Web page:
A DNMT3B gene variant is commonly found in people of European and African descent. This variant increases the likelihood of developing nicotine dependence, heavy smoking, and the risk of developing lung cancer, says study led by RTI International.
Nearly 1 billion people smoke and 6 million premature deaths occur worldwide each year from cigarette smoking, according to the World Health Organization. Smoking is the leading cause of preventable death and one person dies approximately every 6 seconds from smoking-related causes, according to the WHO.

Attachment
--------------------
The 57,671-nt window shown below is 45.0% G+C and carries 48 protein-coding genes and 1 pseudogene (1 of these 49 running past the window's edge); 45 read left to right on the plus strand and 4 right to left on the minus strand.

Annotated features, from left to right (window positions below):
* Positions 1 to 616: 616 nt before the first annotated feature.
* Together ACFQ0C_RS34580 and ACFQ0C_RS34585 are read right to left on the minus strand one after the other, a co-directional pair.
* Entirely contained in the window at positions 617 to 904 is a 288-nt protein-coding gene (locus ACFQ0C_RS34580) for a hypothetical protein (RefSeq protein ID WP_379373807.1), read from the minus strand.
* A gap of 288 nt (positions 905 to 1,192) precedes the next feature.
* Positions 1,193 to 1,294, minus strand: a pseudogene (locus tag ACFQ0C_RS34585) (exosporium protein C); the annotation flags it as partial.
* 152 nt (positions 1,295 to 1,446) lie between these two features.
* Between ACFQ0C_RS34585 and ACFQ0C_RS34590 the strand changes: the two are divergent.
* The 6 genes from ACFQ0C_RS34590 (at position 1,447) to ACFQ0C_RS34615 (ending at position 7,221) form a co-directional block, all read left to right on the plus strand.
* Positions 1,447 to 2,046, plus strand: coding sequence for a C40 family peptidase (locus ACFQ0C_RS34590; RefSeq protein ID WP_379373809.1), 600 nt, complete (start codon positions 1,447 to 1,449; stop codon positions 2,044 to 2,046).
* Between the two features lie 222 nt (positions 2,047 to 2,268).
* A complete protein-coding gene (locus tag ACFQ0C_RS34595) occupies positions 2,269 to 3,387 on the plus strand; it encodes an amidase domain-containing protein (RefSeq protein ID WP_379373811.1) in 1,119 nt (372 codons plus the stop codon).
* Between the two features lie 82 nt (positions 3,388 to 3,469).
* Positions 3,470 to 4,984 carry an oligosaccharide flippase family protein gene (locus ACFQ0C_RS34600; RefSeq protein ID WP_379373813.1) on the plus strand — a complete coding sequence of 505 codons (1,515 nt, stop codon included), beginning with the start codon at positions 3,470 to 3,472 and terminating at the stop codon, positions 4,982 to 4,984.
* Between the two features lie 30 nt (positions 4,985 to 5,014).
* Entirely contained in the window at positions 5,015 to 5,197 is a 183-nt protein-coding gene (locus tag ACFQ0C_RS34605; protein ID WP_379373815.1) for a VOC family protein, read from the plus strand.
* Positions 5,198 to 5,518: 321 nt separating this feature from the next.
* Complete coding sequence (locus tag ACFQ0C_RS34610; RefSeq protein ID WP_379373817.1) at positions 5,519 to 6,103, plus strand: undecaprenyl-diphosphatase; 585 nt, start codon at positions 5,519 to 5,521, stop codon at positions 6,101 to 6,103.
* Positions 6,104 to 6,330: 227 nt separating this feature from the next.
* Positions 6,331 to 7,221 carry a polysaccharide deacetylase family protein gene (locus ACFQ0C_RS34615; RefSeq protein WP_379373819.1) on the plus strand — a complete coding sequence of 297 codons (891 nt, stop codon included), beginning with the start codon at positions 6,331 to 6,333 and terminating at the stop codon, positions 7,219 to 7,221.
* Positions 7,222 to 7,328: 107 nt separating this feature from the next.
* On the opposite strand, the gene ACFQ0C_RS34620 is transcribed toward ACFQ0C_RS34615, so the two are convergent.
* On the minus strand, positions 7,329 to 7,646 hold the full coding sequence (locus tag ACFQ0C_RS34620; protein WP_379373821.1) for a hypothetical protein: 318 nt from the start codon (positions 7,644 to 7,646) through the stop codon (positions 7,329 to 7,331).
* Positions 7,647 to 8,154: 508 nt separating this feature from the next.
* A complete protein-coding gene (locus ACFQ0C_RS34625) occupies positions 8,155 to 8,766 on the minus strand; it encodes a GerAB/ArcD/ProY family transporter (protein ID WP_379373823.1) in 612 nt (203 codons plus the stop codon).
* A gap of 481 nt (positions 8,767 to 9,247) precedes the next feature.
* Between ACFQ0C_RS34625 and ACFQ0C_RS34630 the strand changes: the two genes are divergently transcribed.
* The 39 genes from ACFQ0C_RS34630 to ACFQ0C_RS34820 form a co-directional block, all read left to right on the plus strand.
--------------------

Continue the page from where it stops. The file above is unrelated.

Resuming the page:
The new study, published in Molecular Psychiatry, is the largest genome-wide association study of nicotine dependence. Researchers studied more than 38,600 former and current smokers from the United States, Iceland, Finland, and the Netherlands.
The genetic variant was linked to an increased risk of nicotine dependence by testing nearly 18 million variants across the genome for association with nicotine dependence. The variant was also tested in independent studies and found to associate with heavier smoking and with increased risk of lung cancer.